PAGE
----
January 9, 2011
Those who do volunteer or victim protection work, police or detective work, or have compassionate service-oriented careers at hospitals, clinics, or hospice centers tend to deal with an overload of emotional energy from patients they tend to. There are some who rarely go into public because they feel overwhelmed by the energy they pick up. Many of them don’t know they are empaths, but they would love to learn how to stop the emotional and mental turmoil they encounter in a highly stimulating environment.
Although it has not yet been studied and proven, some people seem to have unique variations in their central nervous system that cause them to be intensely affected by stimuli in their environment. They have an unusual sensitivity to light, smell, sound, taste, and touch, as well as extra-sensory perception (ESP) or what we might consider psychic abilities. Many of these highly-intuitive individuals know that something is not quite “normal” about their abilities since not everyone is adversely affected by going into public and not everyone picks up on the thoughts, feelings, or pain of those around them.
As many as one out of every five people are highly-sensitive. And, no wonder! We live in an age when electronic information in the airwaves bombards us just about anywhere we go. We carry our cell phones, laptops, and other electronic devices with us on a daily basis. Our energetic field is infiltrated with background noise. While most people are able to tune it out or turn it down, some people have a difficult time processing this vast amount of energy. As a result they may have anxiety attacks, feel overwhelmed, tired, depressed, angry, or drained much of the time.
It is especially important for empaths to recognize their own energy and vibration, but many are not able to discern what their own energy feels like enough to know when it has roamed into someone’s territory or when it is being violated. If an empath does not understand what is happening he may think he is suffering from a physical illness or some form of mental distress or disorder. Psychology and psychiatry currently do not recognize empaths or know how to treat them. While I am not a psychologist, I am an empath and this “gift” has both blessed and cursed my life.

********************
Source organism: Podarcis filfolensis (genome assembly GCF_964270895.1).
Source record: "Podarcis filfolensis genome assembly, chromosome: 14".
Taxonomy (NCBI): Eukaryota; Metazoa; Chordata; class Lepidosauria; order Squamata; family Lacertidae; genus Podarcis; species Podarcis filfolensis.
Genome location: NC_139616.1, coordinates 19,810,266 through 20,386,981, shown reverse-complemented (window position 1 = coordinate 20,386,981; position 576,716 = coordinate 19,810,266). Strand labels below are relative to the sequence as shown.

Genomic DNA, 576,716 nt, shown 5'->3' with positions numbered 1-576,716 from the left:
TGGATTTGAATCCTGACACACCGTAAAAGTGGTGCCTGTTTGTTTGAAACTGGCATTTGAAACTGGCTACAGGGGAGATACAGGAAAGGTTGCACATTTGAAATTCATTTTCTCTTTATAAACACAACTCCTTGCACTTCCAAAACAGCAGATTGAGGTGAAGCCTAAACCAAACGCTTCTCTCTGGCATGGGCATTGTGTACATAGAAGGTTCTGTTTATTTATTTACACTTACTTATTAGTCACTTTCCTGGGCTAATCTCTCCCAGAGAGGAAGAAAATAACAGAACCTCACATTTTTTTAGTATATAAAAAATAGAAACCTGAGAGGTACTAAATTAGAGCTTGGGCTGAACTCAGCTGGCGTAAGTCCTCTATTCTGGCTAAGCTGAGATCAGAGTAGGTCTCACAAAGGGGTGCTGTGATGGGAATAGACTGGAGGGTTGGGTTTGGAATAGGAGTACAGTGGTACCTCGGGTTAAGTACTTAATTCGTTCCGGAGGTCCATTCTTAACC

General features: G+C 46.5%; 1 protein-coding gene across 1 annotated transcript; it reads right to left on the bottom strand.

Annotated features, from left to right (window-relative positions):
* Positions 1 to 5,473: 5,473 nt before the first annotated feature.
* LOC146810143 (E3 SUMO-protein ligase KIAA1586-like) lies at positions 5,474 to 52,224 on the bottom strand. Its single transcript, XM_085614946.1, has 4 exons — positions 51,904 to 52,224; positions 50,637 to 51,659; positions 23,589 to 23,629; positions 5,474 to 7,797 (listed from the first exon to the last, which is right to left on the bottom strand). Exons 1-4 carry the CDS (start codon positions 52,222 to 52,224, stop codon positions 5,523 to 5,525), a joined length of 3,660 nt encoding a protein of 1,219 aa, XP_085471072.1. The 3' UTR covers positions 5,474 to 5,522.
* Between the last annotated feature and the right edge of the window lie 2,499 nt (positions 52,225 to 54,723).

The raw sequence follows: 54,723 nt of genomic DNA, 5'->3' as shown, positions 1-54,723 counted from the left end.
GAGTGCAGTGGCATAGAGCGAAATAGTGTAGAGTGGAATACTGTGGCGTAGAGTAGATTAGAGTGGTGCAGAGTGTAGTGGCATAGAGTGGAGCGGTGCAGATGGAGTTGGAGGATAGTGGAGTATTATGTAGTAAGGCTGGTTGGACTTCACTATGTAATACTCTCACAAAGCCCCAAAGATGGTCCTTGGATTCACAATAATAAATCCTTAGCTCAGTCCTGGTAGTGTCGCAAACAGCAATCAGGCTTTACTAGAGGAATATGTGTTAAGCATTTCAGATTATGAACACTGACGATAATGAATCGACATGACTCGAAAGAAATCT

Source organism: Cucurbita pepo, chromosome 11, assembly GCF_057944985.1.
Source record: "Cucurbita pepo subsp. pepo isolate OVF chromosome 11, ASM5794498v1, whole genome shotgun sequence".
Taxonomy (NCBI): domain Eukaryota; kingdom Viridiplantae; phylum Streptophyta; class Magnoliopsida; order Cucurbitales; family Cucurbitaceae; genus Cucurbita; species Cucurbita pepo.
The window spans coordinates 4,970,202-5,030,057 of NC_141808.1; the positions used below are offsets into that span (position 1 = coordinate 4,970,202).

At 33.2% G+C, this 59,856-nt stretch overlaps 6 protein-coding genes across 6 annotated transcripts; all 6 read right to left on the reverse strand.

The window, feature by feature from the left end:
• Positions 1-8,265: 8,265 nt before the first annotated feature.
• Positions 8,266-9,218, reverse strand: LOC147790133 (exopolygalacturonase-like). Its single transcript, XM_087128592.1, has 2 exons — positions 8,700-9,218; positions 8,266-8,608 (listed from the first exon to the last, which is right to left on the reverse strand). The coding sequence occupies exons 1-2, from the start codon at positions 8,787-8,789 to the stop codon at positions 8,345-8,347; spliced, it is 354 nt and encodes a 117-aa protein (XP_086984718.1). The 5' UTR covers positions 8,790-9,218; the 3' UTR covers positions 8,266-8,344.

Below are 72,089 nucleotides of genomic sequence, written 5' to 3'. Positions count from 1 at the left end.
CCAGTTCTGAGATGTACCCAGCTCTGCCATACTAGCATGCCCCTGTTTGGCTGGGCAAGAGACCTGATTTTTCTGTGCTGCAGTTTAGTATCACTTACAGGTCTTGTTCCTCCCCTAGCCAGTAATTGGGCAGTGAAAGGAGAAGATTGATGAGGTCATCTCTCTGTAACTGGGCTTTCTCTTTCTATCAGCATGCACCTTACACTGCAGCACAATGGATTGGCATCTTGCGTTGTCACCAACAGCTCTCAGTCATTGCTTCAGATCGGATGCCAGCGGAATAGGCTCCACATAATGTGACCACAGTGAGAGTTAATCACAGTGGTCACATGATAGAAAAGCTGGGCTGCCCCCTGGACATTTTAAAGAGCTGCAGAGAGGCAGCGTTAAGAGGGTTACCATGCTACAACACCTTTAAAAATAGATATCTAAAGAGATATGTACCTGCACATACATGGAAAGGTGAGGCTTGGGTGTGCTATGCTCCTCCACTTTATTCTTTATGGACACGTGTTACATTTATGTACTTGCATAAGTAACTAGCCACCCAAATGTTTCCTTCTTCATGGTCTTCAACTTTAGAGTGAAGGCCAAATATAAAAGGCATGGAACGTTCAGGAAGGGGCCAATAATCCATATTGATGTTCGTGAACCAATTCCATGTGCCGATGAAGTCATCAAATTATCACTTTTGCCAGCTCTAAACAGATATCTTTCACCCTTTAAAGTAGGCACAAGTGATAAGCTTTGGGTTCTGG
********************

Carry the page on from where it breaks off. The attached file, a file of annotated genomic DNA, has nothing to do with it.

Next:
There are plenty of well-adjusted and fully-developed empaths including Dr. Caron B. Goode with whom I am writing a book, Whose Stuff Is This? Finding Freedom From the Thoughts, Feelings, and Energy of Those Around You.
Developing intuition and empathic abilities is a journey of self-discovery that can awaken you to an entirely new understanding about life and what you currently believe about yourself. The more we embrace the fact that we are spiritually, mentally, and emotionally connected, the more responsible we must become in managing our personal energy. Everything we think, say, or do affects all of humanity and ultimately our planet. Let’s join together in a better understanding of this connection through developing the gift of empathy and intuition.